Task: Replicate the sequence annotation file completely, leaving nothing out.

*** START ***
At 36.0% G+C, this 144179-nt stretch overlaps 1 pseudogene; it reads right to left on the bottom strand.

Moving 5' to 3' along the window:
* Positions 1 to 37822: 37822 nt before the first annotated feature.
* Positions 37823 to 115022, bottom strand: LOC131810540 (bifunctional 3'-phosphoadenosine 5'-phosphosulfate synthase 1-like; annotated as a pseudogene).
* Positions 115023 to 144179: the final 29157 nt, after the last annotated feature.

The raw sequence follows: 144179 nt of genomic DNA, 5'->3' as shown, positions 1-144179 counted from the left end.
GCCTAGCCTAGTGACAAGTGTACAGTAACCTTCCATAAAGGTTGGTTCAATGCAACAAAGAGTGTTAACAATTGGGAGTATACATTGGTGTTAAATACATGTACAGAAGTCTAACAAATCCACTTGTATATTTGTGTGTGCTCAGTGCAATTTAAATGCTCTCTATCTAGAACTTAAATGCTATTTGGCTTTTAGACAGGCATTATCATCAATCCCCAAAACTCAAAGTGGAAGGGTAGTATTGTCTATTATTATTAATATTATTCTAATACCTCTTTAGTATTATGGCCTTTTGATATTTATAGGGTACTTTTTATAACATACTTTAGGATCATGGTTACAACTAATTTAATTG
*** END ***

At 36.0% G+C, this 144179-nt stretch overlaps 1 pseudogene; it reads right to left on the bottom strand.

Moving 5' to 3' along the window:
* Positions 1 to 37822: 37822 nt before the first annotated feature.
* Positions 37823 to 115022, bottom strand: LOC131810540 (bifunctional 3'-phosphoadenosine 5'-phosphosulfate synthase 1-like; annotated as a pseudogene).
* Positions 115023 to 144179: the final 29157 nt, after the last annotated feature.

The raw sequence follows: 144179 nt of genomic DNA, 5'->3' as shown, positions 1-144179 counted from the left end.
GCCTAGCCTAGTGACAAGTGTACAGTAACCTTCCATAAAGGTTGGTTCAATGCAACAAAGAGTGTTAACAATTGGGAGTATACATTGGTGTTAAATACATGTACAGAAGTCTAACAAATCCACTTGTATATTTGTGTGTGCTCAGTGCAATTTAAATGCTCTCTATCTAGAACTTAAATGCTATTTGGCTTTTAGACAGGCATTATCATCAATCCCCAAAACTCAAAGTGGAAGGGTAGTATTGTCTATTATTATTAATATTATTCTAATACCTCTTTAGTATTATGGCCTTTTGATATTTATAGGGTACTTTTTATAACATACTTTAGGATCATGGTTACAACTAATTTAATTG